My significant 250 others

This time last year I ended the rather meaningful relationship I had been having with Facebook. It was a messy break-up. Facebook didn't seem to understand I already had a wife, a child, a career and a mother-in-law. That's enough for any person. I certainly didn't have time for the 285 Facebook friends who were supposedly a big part of my online life.

I've never been good at break-ups. I recall in high school comparing a departing girlfriend to ice cream - "how do you know if you like her flavour, until you've tried some others?" I was 17, and a jerk. I hope she's living happily ever after with someone who knows their hokey-pokey from their Neapolitan.

This break-up was similar, I wanted to end it and Facebook wanted to know why. It offered me a whole bunch of possible reasons for breaking up; I didn't tick "I don't feel safe with Facebook"or "I spent too much time with it". I picked "I had privacy concerns".

I didn't want these 285 friends I had collected knowing what I was doing. These people wanted to look into my life whenever they felt like it and I wanted to pull the blinds.

On my Facebook page there are photos of me at friends' parties, the odd wedding photo and a snap or two of me at work. It's the sort of stuff you may bore your mother with when she comes to stay and wants to know what you've been up to. What you wouldn't do is walk into a pub with 200 people in it and start waving around your photo album, and that's what Facebook invites you to do. And I know people who surf Facebook, perving into people's lives. They are the online equivalent of the horny teenager up a tree staring in my sister's window while she gets changed. Facebook has become the party line of the 2000s. Growing up in Gore, I knew of farmers' wives who would listen in on the neighbour's phone conversations, now we can all do it by trawling Facebook.

After I had ticked the boxes, Facebook made one last desperate attempt to get me to stay. There in the middle of my screen staring back at me was a picture of my daughter with the caption: "Marley will miss you." It was a dirty trick and the only reason it didn't work was because I knew she wouldn't miss me, I could hear her next door in the kitchen trying to get into the dog food. So, yes, my 18-month-old daughter has a Facebook page. Before you roll your eyes, let me tell you it's not really a page for her. It's for her aunty in Darwin, her nana in Gore and her cousins in Brisbane. They can watch video of her spitting out her first solids, and images of her first steps. It's important stuff but only for the people who care.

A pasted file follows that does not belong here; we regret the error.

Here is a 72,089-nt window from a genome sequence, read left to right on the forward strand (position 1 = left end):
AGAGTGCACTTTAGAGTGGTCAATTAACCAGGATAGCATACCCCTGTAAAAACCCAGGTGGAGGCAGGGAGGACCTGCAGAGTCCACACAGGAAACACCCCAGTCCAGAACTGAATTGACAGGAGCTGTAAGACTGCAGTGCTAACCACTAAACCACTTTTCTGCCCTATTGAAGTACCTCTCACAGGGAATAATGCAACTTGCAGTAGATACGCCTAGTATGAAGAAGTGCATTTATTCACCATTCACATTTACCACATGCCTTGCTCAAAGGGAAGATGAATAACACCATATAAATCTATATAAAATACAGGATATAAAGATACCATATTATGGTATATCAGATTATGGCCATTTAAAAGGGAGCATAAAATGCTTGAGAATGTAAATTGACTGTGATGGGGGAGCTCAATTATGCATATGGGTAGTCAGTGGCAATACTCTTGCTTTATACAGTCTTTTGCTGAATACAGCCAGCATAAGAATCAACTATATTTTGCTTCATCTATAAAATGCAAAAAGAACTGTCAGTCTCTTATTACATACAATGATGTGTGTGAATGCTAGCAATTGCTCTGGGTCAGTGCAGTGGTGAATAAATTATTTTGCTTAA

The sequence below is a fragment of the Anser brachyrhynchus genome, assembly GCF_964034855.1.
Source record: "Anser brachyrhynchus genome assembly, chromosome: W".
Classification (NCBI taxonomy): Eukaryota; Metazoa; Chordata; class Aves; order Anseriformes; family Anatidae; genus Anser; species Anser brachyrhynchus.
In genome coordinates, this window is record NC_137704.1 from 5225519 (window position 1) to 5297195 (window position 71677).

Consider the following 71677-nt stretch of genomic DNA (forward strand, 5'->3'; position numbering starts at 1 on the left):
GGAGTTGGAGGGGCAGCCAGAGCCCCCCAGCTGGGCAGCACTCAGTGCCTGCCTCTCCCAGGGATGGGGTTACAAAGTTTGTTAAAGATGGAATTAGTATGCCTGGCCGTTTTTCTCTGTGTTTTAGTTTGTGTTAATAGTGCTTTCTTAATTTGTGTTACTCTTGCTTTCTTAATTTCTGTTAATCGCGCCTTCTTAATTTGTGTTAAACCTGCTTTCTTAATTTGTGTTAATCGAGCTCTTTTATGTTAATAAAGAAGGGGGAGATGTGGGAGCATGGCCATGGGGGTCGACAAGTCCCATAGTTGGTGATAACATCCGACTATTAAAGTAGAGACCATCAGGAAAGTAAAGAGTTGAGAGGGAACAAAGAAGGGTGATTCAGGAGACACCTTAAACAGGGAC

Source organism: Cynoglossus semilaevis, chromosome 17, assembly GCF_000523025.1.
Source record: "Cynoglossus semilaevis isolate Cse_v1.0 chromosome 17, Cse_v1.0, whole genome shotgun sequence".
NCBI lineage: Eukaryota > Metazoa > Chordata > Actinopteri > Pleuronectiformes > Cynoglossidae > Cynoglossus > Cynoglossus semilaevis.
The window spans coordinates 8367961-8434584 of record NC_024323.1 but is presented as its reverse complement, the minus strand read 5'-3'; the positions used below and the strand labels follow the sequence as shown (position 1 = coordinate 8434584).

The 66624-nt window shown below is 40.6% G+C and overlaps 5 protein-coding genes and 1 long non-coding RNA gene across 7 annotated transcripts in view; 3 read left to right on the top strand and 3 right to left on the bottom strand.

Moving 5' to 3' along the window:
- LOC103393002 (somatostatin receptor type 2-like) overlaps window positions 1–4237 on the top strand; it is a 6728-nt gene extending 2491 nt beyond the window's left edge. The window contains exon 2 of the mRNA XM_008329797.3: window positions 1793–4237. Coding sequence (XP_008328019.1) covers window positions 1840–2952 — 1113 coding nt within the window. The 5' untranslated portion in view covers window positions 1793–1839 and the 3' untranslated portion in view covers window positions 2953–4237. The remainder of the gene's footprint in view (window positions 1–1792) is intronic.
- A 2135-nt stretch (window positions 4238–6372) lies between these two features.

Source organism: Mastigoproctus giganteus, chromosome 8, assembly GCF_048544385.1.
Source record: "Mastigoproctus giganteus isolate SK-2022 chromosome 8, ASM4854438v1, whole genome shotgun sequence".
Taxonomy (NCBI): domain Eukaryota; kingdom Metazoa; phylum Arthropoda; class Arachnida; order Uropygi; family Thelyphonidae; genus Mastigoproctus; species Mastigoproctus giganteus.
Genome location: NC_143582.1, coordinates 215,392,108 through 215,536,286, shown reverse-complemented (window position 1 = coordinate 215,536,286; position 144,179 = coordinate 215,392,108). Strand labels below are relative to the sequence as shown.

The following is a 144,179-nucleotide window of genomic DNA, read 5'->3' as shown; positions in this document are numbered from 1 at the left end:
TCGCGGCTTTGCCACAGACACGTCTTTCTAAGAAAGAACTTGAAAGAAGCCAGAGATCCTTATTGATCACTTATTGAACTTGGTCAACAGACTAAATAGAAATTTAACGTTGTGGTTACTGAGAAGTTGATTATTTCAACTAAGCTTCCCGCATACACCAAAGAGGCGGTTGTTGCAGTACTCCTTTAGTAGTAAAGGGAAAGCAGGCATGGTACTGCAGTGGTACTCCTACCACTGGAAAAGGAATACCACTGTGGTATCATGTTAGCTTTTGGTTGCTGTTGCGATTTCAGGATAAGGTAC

The reason a break-up 12 months ago is news is because yesterday I decided to get back together with Facebook. I was doing research for a documentary idea and needed to find some people. The scary thing is that Facebook hadn't gotten over our break-up. Like an obsessed ex-lover, it had kept everything we ever had together - the photos, the video, and my 250 friends. There they were welcoming me back; I'm not sure they had noticed I had left. So it turns out that Facebook loves me unconditionally. It never questioned me about who I'd been with or what I'd been up to. It may be the perfect relationship, maybe that's why I'm not the only person in love with it.

Hadyn Jones is a broadcaster and fairweather friend. He writes a fortnightly column.

The Dominion Post